that is suffering from severe shortages of food and fuel.
An MDC MP and 31 other party activists were detained in March
and are awaiting trial on charges of terrorism, banditry and sabotage.
"We are hunting for more suspects following leads supplied by
those who have already been arrested," Phiri said.
But Chamisa said the arrests on Saturday were part of a drive to
cripple the MDC ahead of parliamentary, presidential and local council
elections due by March next year.
"Our position remains that this is a campaign to destroy us
before the elections, and that the so-called MDC violence is being
stage-managed by the government to justify this crackdown," he said.
The Saturday arrests came a day after Zimbabwe extended a ban on
political protests in Harare that the country's embattled opposition has
likened to "a state of emergency".
Veteran Zimbabwean leader Mugabe has come under heavy criticism
for the new clampdown on the opposition, which he accuses of trying to
organise "terrorist" government protests he says are bankrolled by some
But Mugabe remains defiant, blaming Zimbabwe's economic crisis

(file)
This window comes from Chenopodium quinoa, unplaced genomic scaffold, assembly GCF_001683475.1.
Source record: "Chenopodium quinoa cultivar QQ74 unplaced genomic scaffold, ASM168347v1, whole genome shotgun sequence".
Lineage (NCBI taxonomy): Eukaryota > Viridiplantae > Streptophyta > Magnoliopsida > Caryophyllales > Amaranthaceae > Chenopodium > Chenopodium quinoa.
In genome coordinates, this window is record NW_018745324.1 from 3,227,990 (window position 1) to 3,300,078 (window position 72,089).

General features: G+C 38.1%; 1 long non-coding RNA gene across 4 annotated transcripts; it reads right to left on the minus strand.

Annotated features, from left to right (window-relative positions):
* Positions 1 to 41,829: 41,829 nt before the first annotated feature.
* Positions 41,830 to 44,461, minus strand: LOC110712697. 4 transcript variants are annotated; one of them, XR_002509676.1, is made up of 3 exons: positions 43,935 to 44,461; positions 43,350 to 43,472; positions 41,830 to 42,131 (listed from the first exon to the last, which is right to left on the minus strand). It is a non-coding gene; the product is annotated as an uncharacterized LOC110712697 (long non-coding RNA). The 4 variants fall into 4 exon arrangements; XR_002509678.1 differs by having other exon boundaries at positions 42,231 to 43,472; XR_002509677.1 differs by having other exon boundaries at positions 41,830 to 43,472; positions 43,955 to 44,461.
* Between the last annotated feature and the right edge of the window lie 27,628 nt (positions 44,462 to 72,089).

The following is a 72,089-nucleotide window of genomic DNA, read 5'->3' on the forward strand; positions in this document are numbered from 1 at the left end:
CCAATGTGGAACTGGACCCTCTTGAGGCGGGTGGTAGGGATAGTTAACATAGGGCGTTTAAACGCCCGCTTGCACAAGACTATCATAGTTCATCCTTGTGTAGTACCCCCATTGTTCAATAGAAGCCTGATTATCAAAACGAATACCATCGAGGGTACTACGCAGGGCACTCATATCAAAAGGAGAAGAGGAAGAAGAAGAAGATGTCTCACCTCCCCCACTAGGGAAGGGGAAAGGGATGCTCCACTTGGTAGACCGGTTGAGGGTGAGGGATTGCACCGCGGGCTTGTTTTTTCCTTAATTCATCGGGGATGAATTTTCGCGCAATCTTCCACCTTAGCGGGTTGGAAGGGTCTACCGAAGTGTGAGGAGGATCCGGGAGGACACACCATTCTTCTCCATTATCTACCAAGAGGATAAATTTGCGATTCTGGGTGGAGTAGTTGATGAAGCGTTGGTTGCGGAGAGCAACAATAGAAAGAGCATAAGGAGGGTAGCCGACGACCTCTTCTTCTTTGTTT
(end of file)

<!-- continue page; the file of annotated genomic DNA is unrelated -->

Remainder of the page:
on sabotage by his opponents and threatening to deal harshly with any
attempt to overthrow him unconstitutionally.
The 83-year-old Mugabe accuses the MDC of being stooges of
Zimbabwe's former colonial power Britain in an effort to oust his government
as punishment for seizing and redistributing white-owned commercial farms to
But critics say Mugabe's economic policies have sent the
once-prosperous nation into a crisis marked by inflation of more than 3 700%
and unemployment of more than 80%. -- Reuters
Sun May 27, 11:27 AM ET
HARARE (AFP) - Zimbabwean police on Sunday freed the bulk of 200 youth
opposition activists arrested in a raid on their party headquarters, as a
police official said they were suspects in a spate of recent firebombings.
Alec Muchadehama, a lawyer representing the Movement for Democratic Change
(MDC) opposition members arrested on Saturday, told AFP: "They (police) have